Meyers said the bio-composite found in the toucan's beak could inspire the design of ultra-light aircraft and vehicle components. The researchers also describe other strategies to make lightweight objects. Some bird wing bones have strut-like structures inside them as reinforcements. Bamboo is made of segments that don't crack.

"Natural systems are built from so few elements, yet they use ingenious ways to assemble all these different materials to maximize their properties," McKittrick said.

Strong materials: the importance of biopolymers

Biopolymers, such as collagen, are a key component of strong natural materials. At lower stress levels, they can undergo considerable stretching, their molecules uncoiling and unkinking, without breaking. At higher stress levels, it's the polymer's backbone itself that stretches. These biopolymers are found between stiff minerals, giving materials their natural strength.

For example, spider silk has both high tensile strength and extensibility. "It's stronger than almost any material," Meyers said. The si¬lk is made of pleated sheets of nanocrystals connected by weak hydrogen bonds and embedded in protein strands. Under low stress, the protein strands uncoil and straighten, much like biopolymers. Under larger stress, the load gets transferred to the nanocrystals. If necessary, some of the hydrogen bonds slip, allowing the structure to stretch without breaking. Silk's reliance on hydrogen bonds for strength suggests that researchers may need to pursue new avenues to engineer stronger materials, Meyers said. Incidentally, similar structures can be found in bone, where sacrificial hydrogen bonds between mineralized collagen fibrils impart excellent fracture resistance.

More complex strong structures can be found in everything from wool to whelk eggs.

Real-life examples of bioinspired materials and design

Beyond Velcro, there are multiple examples of bio-inspired materials and design. Swimsuits for competitive swimmers were built to replicate the ridges that reduce drag on shark skin (and were later banned from competition). Researchers at MIT have developed a surgical tape based on the structure of the gecko's sticky paws. Irregularities found on whale fins reduce drag and are now used in turbine blade designs.

Researchers believe more, and better, materials are yet to come. "There are a tremendous number of examples of things we can't do with traditional materials," McKittrick said. "It's going to take more time to make these bio-inspired materials. But they will be better."

"This field is here to stay," Meyers said.

####

For more information, please click here

Contacts:
Ioana Patringenaru

858-822-0899

Copyright © University of California - San Diego

If you have a comment, please Contact us.

Issuers of news releases, not 7th Wave, Inc. or Nanotechnology Now, are solely responsible for the accuracy of the content.

Bookmark:
Delicious Digg Newsvine Google Yahoo Reddit Magnoliacom Furl Facebook

Related News Press

News and information

HP Supercomputer at NREL Garners Top Honor October 19th, 2014

First Canada Excellence Research Chair gets $10 million from the federal government for oilsands research at the University of Calgary: Federal government announces prestigious research chair to study improving oil production efficiency October 19th, 2014

Ucore's McKenzie to Deliver Presentation to Rare Earths Conference in Singapore as Highlight of Fall 2014 Marketplace Schedule October 19th, 2014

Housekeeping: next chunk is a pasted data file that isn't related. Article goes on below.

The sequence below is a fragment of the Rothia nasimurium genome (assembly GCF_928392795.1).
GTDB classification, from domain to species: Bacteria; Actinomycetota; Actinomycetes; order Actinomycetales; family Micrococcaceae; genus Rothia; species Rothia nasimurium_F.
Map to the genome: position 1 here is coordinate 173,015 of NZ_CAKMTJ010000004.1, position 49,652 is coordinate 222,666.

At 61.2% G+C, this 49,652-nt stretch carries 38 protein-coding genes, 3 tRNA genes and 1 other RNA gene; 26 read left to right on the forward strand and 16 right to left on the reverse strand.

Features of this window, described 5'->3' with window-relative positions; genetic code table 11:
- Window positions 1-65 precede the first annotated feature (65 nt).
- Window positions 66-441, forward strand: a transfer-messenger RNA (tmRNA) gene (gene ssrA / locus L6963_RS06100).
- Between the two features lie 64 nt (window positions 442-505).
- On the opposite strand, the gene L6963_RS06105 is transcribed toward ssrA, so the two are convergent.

Non-Toxic Nanocatalysts Open New Window for Significant Decrease in Reaction Process October 19th, 2014

Discoveries

Non-Toxic Nanocatalysts Open New Window for Significant Decrease in Reaction Process October 19th, 2014

Plastic nanoparticles also harm freshwater organisms October 18th, 2014

Superconducting circuits, simplified: New circuit design could unlock the power of experimental superconducting computer chips October 18th, 2014

Nanotechnology Improves Quality of Anti-Corrosive Coatings October 17th, 2014

Materials/Metamaterials

Nanotechnology Improves Quality of Anti-Corrosive Coatings October 17th, 2014

Graphenea opens US branch October 16th, 2014

3DXNano™ ESD Carbon Nanotube 3D Printing Filament - optimized for demanding 3D printing applications in the semi-con and electronics industry October 16th, 2014

Nanocoatings Market By Product Is Expected To Reach USD 8.17 Billion By 2020: Grand View Research, Inc. October 15th, 2014

Announcements

HP Supercomputer at NREL Garners Top Honor October 19th, 2014

First Canada Excellence Research Chair gets $10 million from the federal government for oilsands research at the University of Calgary: Federal government announces prestigious research chair to study improving oil production efficiency October 19th, 2014

Ucore's McKenzie to Deliver Presentation to Rare Earths Conference in Singapore as Highlight of Fall 2014 Marketplace Schedule October 19th, 2014

Non-Toxic Nanocatalysts Open New Window for Significant Decrease in Reaction Process October 19th, 2014

Tools

New Grand ARM Transmission Electron Microscope Offers Highest Commercially-Available Atomic Resolution of 63 Picometers October 17th, 2014

Nanodevices for clinical diagnostic with potential for the international market: The development is based on optical principles and provides precision and allows saving vital time for the patient October 15th, 2014

Nanotronics Imaging Releases nSPEC® 3D, Powerful Microscope That Captures 3D Images at Nanoscale, in Lightning Speed: Company Unveils Design at American Chemical Society 2014 International Elastomer Conference October 14th, 2014

Unique catalysts for hydrogen fuel cells synthesized in ordinary kitchen microwave oven October 14th, 2014

NanoNews-Digest
The latest news from around the world, FREE





  Premium Products
NanoNews-Custom
Only the news you want to read!
 Learn More
NanoTech-Transfer
University Technology Transfer & Patents
 Learn More
NanoStrategies
Full-service, expert consulting
 Learn More














ASP
Nanotechnology Now Featured Books




NNN

The Hunger Project







© Copyright 1999-2014 7th Wave, Inc. All Rights Reserved PRIVACY POLICY :: CONTACT US :: STATS :: SITE MAP :: ADVERTISE